I’m all for respecting the opposition and I’m not for a minute suggesting that Cov should put out under-strength teams. But I imagine being a coach is about far more than thinking one week in advance and, whilst the match day squad to face Bishop Stortford will be one that will be chosen to do a job and do it well, I imagine there will be plenty of discussions surrounding the need to perhaps rest one or two players to conserve their fitness for other games coming up over the next few weeks.

Some sides Cov put out just have to be stronger than others given the nature of the opposition We know from comments made by RW that the expectation was that the likes of Makaafi, Tuitupou and Narraway wouldn’t be playing much more than probably 18-20 games a season  – and if that is the case, rotation has to be the name of the game for them, if not for some of the other senior players in the squad. Playing all three in every game to ensure you have your strongest possible side on the pitch  just wouldn’t work, so presumably you target certain games in which you want them to be adding their experience and skills sets. There are still plenty of younger players, the likes of Dacres, Tolmie, Oram, White, Preece, Brazier, Fenner, Maisey, Knox, Stokes, Stevens, Knox and so on who will stand up to far more game time than some of the Galaticos, so it seems as if the coaches have got the balance just about spot on this season…

It’s selecting the right match day squad for each particular fixture that is the real challenge and as of now, the coaches seem to have pretty much made all the right decisions, despite  the blip at OA. Once Winter kicks in (the season, not the Director of Rugby) and the conditions start to be come less than favourable, Cov’s strength in depth should become even more of an advantage, provided injuries don’t mount up.

Those final six fixtures leading up to Christmas are going to really test Coventry’s resolve, and I certainly wouldn’t put money on Coventry being top by then. However, if Cov is still in the mix come the new year, and we certainly should be, then the club has a much easier run-in to the end of the season than most, with four of the last six games at home, including the return fixture against Darlington…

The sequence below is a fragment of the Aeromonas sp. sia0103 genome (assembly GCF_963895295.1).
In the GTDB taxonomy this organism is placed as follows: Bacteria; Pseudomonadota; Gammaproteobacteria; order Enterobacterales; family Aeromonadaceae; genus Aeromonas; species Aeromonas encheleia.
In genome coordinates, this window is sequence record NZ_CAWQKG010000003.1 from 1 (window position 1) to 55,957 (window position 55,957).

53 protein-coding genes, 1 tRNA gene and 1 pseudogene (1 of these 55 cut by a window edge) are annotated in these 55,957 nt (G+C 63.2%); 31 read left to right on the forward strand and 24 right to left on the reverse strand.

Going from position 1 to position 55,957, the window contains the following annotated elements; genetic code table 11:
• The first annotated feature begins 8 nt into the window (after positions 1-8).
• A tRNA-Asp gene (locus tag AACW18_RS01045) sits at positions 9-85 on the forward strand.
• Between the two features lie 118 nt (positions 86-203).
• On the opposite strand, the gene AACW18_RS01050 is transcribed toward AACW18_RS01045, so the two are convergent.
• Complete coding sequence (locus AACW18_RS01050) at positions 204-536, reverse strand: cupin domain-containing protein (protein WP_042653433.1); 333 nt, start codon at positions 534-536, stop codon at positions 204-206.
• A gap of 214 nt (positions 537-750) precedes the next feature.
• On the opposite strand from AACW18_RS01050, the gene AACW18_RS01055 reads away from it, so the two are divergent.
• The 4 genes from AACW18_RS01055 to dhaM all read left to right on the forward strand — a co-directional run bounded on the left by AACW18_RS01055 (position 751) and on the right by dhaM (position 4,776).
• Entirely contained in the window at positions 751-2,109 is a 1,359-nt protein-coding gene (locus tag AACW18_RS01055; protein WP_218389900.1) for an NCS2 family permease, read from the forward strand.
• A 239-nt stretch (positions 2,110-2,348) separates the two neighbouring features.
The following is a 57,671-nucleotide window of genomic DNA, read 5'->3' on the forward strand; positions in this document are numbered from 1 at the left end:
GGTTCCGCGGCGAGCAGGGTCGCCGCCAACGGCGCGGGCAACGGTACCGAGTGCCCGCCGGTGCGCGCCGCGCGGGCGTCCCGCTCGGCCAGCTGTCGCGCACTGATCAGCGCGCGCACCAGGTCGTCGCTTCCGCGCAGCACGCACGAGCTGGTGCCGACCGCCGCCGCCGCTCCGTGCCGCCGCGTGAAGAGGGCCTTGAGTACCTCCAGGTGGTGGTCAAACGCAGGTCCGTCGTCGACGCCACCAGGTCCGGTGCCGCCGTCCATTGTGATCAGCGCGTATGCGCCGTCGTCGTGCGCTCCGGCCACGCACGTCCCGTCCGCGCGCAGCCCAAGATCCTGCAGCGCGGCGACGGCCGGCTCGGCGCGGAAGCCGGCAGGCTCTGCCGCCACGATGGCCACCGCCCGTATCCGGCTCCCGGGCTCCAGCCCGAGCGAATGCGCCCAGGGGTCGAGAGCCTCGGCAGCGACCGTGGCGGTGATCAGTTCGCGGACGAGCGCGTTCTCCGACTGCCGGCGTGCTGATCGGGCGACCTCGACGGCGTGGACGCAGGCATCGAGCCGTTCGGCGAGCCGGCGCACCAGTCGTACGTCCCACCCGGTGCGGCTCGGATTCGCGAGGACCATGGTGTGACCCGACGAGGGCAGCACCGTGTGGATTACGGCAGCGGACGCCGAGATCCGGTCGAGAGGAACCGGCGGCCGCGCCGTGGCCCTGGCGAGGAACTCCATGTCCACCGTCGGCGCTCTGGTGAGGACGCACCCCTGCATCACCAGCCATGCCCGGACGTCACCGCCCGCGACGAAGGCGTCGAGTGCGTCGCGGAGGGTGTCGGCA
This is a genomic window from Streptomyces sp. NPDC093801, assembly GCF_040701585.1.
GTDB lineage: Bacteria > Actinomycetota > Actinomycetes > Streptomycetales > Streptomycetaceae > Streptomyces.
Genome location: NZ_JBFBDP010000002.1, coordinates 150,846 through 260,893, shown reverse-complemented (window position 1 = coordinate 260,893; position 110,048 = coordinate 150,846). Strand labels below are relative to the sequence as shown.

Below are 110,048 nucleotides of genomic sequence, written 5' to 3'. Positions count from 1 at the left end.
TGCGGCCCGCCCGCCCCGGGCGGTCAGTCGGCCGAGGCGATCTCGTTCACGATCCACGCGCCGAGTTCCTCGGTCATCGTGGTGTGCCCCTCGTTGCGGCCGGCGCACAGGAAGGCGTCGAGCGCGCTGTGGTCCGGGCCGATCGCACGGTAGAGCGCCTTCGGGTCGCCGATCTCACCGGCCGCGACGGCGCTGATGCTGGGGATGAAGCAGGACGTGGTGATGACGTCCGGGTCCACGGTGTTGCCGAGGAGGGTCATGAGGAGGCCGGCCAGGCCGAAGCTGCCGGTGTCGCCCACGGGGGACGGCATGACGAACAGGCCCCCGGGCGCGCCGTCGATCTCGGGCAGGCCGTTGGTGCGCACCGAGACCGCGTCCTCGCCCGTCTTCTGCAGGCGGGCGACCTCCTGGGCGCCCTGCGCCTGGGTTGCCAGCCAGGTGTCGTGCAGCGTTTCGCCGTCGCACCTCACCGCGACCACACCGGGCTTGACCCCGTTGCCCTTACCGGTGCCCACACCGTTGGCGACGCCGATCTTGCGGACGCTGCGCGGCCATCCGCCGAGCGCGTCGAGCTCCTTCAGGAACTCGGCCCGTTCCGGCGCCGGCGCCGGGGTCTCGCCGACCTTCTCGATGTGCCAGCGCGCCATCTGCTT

…now that could be a big crowd in the making.

I appreciate we’re only five games in, but given the relative lack of success Cov has enjoyed these last couple of decades with the changes we’ve witnessed off the pitch combined with the success on it, then if you’re a glass half full type of guy, which I try to be, then it’s difficult not to get carried away by much of what is happening at Cov.

I’ve been away.

We’ve won some more games.

I’ll rein myself in before over the next couple of days.

At least I’ll try.

It’s good to be king, if just for a while
To be there in velvet, yeah, to give ’em a smile
It’s good to get high and never come down
It’s good to be king of your own little town

Tom Petty – Good To Be King

 

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I just thought I’d include the Zoo Sports Shield table as it currently stands.